Clinton also said she took issue with Fiorina's criticism of Planned Parenthood, and Fiorina's description of a video she claimed to have watched that was filmed during the aftermath of an abortion. "Obviously, I disagree fundamentally with a number of positions that she's put forward," Clinton said. "I think that her full-throated, inaccurate attack on Planned Parenthood was really ill-advised and inflammatory." Catherine Garcia
Craft brewers are accusing multinational beer giant Anheuser-Busch InBev of trying to crush them by buying up distributors then cutting off their access to store shelves, and the U.S. Justice Department is looking into those claims, Reuters reports, citing "three people familiar with the matter." In many states, breweries can't sell to the public without going through distributors.
AB InBev has purchased five distributors in three states over the past few months, and the fast-growing craft brewing industry says that once the world's largest beer company is in charge, the smaller breweries start losing access to stores and their sales stagnate. The antitrust investigation, still in its early stages, is also examining claims that AB InBev pressures independent distributors to end their deals with craft brewers. Two of the company's recent purchases were in California, and California regulators are also looking into the allegations, Reuters said.
AB InBev confirmed to Reuters that it is talking to regulators: "Anheuser-Busch has been in communication with the Department of Justice and California attorney general's office about the transactions. We are working cooperatively to address any questions they have." Peter Weber
People who read Playboy for the naked pictures will soon have to look elsewhere for their titillation: Starting with the March 2016 issue, the magazine will do away with full nudity.
The decision was made by top editors and founder Hugh Hefner, who agreed that Playboy and its nude women don't pack the same punch they did when the magazine launched 62 years ago. As CEO Scott Flanders so delicately told The New York Times: "You're now just one click away from every sex act imaginable for free. And so it's just passé at this juncture." The revamped magazine will keep its investigative pieces and interviews, and introduce a "sex-positive" female columnist and "PG-13" version of the Playmate of the Month.
The U.S. edition loses $3 million a year, but it's used as a marketing tool for the licensing business and international titles that do make money ("It's our Fifth Avenue storefront," Flanders said of U.S. Playboy). The print circulation is now at about 800,000, the Alliance for Audited Media says, but web traffic is up: In August 2014, Playboy removed nudity from its website to make it safe for work, and traffic soared from 4 million unique visitors per month to 16 million, The Times reports. The average reader went from 47 to just a bit older than 30, which is in line with the magazine's new target demographic: Young men living in cities. Even though it made business sense to shift Playboy's focus, it was still rough for the editors. "Don't get me wrong," says Playboy editor Cory Jones. "12-year-old me is very disappointed in current me. But it's the right thing to do." Catherine Garcia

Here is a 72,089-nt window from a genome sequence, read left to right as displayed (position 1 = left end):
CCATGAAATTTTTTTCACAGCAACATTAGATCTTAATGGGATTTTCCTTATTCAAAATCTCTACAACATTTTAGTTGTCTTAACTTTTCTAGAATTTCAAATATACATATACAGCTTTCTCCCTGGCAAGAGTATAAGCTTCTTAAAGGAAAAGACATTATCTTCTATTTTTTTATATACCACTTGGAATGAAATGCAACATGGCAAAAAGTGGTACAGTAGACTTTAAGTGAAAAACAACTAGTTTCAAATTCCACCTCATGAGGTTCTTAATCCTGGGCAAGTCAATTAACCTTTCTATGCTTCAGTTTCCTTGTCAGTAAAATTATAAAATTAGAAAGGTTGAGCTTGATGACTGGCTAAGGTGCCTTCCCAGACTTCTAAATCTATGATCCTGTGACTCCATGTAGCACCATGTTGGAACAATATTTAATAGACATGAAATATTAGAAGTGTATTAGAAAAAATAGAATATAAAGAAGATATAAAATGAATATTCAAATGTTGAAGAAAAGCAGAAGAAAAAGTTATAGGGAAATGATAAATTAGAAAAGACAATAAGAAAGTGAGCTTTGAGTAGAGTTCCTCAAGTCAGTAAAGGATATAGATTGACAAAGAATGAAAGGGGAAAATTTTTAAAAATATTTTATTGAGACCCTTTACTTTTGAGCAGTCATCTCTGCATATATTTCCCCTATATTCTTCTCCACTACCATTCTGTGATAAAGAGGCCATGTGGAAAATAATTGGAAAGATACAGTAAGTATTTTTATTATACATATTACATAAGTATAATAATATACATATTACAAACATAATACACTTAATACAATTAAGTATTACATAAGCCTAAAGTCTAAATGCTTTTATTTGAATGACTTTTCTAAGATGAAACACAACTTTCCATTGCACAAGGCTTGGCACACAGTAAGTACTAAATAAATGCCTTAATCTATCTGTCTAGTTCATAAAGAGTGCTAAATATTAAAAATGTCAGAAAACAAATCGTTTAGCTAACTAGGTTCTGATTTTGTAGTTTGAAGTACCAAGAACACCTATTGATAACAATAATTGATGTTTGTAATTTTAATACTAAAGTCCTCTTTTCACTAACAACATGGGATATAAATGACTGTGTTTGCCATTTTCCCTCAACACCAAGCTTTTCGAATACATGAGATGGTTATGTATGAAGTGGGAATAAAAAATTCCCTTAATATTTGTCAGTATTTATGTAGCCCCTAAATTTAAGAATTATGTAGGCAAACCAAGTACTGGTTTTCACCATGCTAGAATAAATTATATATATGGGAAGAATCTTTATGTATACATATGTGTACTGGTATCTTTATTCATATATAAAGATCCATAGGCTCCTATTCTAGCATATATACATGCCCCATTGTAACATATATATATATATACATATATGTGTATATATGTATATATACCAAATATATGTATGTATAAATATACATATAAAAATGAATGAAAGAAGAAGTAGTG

When asked if he thinks the end of the world is near, Republican presidential candidate Ben Carson said "you could guess that we are getting closer to that."
The retired neurosurgeon told reporter Sharyl Attkisson in an interview that aired Sunday that there are "people who have a belief system that sees this apocalyptic phenomena occurring and that they are a part of it, who would not hesitate to use nuclear weapons if they gained possession of them." However, even if the end was nigh, through Biblical prophesy or not, Carson said he would try to change the course of things. "I think we have a chance to certainly do everything we can to ameliorate the situation," he said. "I would always be shooting for peace. I wouldn't just take a fatalist view of things." Catherine Garcia
Hillary Clinton spent the evening before the first Democratic presidential debate at a labor protest outside of the Trump International Hotel in Las Vegas, where she called on Republican frontrunner Donald Trump to "represent all the people of the United States."
The Trump International Hotel is just across from the Wynn, where CNN's debate will be held Tuesday. The protest was organized by Culinary Workers Union Local 226, which wants Trump to let workers at the hotel unionize. Clinton's appearance was a surprise, and she told the union members — who chanted "Vegas is a union town!" and carried signs that said "No Contract! No Peace!" — that they have to say no to "efforts to prevent you from organizing, to prevent you from having the kind of working conditions you deserve, the kind of wages that are going to give you a living wage. And that means saying no to Donald Trump."
Clinton also brought up the notion that everything Trump does is "entertaining," The Huffington Post reports. "But I don't think it's entertaining when somebody insults immigrants, insults women," she said. "That is just unacceptable behavior. When we're here together in solidarity to organize, we also want to send a message to Mr. Trump: That if you're going to run for president, then you should represent all the people of the United States, and that includes hard-working people." Catherine Garcia